A clean burn

Published: Wednesday 15 December 1999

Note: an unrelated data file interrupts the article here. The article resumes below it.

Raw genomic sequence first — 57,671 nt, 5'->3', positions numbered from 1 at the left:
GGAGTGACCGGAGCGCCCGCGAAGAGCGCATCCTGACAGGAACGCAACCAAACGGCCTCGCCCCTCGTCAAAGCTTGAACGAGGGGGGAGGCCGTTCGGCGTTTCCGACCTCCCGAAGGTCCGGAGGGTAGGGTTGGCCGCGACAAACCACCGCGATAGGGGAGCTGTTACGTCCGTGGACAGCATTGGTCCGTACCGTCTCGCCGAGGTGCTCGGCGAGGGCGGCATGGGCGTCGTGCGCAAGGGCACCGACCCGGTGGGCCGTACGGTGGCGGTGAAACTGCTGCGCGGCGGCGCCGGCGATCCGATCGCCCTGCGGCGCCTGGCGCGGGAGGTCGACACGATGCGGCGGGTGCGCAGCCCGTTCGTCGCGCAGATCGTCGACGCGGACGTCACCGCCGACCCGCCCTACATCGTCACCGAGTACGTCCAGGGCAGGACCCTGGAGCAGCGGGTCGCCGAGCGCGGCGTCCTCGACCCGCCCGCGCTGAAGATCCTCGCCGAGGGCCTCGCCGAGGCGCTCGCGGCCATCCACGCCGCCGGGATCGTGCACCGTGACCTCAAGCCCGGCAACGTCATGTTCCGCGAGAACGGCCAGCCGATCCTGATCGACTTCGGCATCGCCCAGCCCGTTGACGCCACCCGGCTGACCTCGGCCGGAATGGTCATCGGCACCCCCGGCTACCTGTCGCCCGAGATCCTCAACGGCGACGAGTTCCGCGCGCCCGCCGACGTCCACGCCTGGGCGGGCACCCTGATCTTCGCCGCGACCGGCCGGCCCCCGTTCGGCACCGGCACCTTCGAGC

Some Japanese researchers have come up with a way to cleanly burn fuels such as lignite, which produce a lot of pollution due to their high water and sulphur content. Researchers at the Japan Chemical Innovation Institute and the National Institute of Materials and Chemical Research near Tokyo say a commercial version of their fuel combuster could render expensive scrubbing filters on power stations unnecessary. The starting point was water in a "supercritical" state, at which it resembles both a liquid and a gas (this happens at temperatures above 374C). This was combined in a pressure chamber with some alkalis and an oxidiser and brown coal was added. After burning, the residue of brown coal was ammonia instead of the polluting nitrous oxide ( New Scientist , Vol 164, No 2208).

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